It's built to meet the needs of people living on $4 to $10 a day and remedy problems tied to hand washing, including back pain and respiratory problems like asthma tied to mold.
"So much time, energy, and resources are used for basic water chores like cooking and cleaning," one of the students tells the web site Fast Company.
It leaves little time for other activities that might help one get out of poverty." In particular, washing clothes is a major timesuck--it can eat up as much as six hours a day. There are major physical challenges involved with doing a simple load of laundry, too: lugging heavy buckets of water from a clean site, for example, or finding a way to dry the clothes before they get moldy.The result is a simple machine that transforms lives.
The designers tell Fast Company the goal is to have 150,000 users over the next five years. Interestingly, their measure of success? When people don't need their product anymore because they've moved up the economic ladder.
Like the U's Delaney, these guys went to poverty ridden areas of the world, asked the people what they needed, and delivered in a way that will last beyond them. Pretty smart.
-- Paul Tosto
Posted at 3:46 PM on July 26, 2012
by Paul Tosto
Minnesota's Angel Tax Credit -- a tax break designed to spur small business investment -- has been incredibly popular in the two years it's been around.
State officials today announced that the $12 million they budgeted for the credit for all of 2012 is spoken for already.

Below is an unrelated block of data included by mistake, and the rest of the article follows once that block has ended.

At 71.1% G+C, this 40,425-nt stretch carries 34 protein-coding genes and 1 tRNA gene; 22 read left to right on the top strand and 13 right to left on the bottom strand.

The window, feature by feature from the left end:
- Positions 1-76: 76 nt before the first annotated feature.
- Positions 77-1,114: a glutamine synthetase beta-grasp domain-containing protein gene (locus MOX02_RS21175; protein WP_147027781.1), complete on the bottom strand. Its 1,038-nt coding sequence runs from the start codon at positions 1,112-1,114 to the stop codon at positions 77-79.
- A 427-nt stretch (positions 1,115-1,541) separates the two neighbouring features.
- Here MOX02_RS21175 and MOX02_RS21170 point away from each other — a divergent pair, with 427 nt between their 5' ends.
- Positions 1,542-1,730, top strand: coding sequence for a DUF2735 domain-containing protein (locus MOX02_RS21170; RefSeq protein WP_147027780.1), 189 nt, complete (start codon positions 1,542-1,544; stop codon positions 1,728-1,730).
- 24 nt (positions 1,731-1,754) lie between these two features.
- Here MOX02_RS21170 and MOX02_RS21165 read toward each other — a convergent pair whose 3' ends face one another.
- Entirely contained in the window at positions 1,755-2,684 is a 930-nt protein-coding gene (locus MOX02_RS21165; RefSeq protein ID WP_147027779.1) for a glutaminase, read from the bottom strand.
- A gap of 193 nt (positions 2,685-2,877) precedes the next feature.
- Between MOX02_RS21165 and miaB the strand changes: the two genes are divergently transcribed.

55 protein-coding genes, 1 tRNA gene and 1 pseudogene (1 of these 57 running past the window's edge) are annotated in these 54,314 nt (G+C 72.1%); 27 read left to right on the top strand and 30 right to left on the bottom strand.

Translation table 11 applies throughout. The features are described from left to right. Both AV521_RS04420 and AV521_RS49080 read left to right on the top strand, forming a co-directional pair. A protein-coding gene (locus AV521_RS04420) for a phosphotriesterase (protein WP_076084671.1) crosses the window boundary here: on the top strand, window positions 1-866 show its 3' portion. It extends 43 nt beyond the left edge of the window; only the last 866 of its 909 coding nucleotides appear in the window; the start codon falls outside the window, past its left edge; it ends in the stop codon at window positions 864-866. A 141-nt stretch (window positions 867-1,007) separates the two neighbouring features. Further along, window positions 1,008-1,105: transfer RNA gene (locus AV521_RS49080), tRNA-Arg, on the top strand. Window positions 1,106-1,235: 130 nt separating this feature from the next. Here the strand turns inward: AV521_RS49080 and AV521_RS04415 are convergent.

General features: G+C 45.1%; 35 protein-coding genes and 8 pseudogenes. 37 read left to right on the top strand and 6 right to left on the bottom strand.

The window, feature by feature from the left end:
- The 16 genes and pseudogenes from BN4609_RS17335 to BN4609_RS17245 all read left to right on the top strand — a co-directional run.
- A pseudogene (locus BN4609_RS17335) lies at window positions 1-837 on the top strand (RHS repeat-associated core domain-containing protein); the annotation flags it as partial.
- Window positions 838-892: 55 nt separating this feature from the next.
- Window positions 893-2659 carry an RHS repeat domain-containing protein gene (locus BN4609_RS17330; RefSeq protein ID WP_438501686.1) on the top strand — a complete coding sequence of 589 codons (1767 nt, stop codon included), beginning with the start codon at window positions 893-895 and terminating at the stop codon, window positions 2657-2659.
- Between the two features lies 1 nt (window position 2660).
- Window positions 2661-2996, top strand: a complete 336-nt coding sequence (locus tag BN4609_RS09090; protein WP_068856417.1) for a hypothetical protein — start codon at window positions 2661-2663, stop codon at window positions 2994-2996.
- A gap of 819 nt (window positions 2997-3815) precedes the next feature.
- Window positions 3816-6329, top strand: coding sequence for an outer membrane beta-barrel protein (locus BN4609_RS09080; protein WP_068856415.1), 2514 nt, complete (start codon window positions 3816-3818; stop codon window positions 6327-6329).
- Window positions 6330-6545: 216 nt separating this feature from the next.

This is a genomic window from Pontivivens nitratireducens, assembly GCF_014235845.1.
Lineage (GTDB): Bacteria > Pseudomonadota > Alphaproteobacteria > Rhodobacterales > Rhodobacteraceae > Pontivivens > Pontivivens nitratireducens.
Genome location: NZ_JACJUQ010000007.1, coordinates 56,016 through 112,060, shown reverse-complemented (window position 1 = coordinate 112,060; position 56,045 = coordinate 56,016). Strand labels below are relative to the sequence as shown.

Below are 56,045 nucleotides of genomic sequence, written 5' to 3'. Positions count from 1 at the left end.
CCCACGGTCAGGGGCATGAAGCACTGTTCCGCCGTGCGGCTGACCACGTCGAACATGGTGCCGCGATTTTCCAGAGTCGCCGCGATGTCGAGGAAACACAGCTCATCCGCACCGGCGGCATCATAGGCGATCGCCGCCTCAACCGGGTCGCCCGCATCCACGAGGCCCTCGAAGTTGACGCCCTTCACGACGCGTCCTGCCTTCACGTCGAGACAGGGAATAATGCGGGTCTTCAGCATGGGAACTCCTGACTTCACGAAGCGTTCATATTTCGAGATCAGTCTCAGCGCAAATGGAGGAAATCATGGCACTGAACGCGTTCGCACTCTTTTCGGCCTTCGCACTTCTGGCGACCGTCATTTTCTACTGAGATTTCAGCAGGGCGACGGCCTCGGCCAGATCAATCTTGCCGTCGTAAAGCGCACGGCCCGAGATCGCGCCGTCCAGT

Officials have applauded t the credits attracting $140 million in private investment for small and emerging companies since July 2010. But the credit was also passed on the belief that it would be a significant job creator. So far, that hasn't been the case.
Here's how the credit works: Qualified investors in the program can receive a 25 percent tax credit on investments of at least $10,000 in companies that are certified to get the credit. These are "emerging Minnesota companies that specialize in high technology or new proprietary technology."
In its 2011 report to the Legislature, the Department of Employment and Economic Development reported that $15.8 million in credits had been allocated, generating $63.2 million in investment -- but only a net 162 jobs, generating about $6.3 million in wages.
That works out to $97,531 in tax breaks for every job created by the credit through 2011.
Looked at another way, the state paid out $2.49 in angel credits for every $1 in new gross wages the credits generated through 2011.
I understand tax credit supporters hate these kinds of cost comparisons. They argue they are misleading, that eventually these companies will produce jobs so it's unfair to look at just a couple years of data.
I also admit a bias when it comes to the credit: I believe Minnesota's already a better state for business than many realize and I'm skeptical of any efforts to use tax policy to keep or attract businesses.
So I'll ask these questions: When it comes to jobs and the Angel Tax Credit, how should we define success compared to the cost? When should we expect to see the jobs created that justify the investment?
-- Paul Tosto(3 Comments)